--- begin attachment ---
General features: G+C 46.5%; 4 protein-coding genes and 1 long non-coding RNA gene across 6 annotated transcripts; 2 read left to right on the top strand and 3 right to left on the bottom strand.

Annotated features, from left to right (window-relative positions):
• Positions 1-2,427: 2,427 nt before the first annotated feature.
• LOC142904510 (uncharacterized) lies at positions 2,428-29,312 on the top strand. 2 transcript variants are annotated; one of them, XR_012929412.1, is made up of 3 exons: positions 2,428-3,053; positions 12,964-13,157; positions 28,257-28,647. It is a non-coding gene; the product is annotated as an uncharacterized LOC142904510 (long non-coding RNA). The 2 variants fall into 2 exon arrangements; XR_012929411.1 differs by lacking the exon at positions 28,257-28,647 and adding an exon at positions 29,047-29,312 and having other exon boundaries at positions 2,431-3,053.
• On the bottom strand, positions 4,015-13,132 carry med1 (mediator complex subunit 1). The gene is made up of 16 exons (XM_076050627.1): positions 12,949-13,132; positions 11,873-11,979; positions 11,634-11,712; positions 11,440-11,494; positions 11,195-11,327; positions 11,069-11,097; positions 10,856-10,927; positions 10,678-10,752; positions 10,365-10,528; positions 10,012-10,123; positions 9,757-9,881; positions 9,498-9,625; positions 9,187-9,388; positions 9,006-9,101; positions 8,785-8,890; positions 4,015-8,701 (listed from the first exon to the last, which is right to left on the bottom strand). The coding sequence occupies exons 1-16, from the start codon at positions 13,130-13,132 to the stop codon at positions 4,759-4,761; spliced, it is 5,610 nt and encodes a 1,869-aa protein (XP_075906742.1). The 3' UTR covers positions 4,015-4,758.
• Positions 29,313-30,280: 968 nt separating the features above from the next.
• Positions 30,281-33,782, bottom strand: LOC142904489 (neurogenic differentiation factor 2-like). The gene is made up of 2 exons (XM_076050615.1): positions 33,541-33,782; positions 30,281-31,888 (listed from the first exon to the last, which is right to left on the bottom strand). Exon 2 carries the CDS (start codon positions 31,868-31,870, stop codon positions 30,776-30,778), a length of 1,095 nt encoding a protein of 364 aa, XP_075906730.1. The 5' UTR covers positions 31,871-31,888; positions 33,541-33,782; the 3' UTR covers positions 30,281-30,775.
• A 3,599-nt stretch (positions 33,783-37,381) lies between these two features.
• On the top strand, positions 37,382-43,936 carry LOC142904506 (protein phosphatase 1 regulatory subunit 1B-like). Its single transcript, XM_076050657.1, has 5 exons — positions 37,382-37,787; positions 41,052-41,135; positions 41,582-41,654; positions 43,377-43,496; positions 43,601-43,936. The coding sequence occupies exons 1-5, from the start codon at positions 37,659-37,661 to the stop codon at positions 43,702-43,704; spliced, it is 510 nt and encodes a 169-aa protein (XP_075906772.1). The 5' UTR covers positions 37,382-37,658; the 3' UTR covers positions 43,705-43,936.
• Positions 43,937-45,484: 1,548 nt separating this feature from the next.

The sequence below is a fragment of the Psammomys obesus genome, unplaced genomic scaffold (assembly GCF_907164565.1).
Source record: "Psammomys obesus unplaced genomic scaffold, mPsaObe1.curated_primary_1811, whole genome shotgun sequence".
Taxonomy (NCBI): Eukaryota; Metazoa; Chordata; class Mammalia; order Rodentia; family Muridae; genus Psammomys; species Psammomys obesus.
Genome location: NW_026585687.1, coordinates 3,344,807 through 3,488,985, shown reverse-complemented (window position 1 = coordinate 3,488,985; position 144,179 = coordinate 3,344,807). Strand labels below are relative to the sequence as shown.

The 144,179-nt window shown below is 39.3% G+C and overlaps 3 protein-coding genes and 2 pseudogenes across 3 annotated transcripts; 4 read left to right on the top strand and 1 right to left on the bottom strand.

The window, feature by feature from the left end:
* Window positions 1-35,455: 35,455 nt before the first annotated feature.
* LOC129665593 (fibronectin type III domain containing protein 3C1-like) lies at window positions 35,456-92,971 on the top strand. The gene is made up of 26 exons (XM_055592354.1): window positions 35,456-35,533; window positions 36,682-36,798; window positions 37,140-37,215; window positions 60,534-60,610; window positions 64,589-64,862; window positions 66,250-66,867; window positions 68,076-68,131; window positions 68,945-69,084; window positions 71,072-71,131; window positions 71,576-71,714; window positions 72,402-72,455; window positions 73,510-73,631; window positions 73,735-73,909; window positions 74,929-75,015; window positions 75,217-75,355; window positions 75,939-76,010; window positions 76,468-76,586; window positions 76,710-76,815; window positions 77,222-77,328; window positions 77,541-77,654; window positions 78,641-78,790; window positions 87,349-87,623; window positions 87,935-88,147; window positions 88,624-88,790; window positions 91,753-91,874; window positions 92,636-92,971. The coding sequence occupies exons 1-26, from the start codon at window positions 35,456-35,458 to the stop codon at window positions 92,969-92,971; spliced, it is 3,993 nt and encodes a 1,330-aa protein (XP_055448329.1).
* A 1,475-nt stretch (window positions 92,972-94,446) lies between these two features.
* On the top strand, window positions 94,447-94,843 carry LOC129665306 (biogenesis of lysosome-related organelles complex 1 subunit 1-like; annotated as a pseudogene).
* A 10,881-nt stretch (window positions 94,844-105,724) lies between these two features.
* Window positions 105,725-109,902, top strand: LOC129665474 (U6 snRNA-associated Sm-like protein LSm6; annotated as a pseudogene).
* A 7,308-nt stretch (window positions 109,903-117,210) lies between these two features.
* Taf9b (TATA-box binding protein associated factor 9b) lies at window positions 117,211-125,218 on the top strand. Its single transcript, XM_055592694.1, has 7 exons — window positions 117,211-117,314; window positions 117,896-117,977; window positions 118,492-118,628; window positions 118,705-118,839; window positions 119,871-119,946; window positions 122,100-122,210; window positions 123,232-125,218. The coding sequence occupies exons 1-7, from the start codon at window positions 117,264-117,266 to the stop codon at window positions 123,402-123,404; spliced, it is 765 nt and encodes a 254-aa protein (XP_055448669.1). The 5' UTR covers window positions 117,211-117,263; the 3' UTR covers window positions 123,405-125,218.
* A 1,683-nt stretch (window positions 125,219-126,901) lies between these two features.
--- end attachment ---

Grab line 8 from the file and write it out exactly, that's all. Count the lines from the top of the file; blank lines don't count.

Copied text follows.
• A 3,599-nt stretch (positions 33,783-37,381) lies between these two features.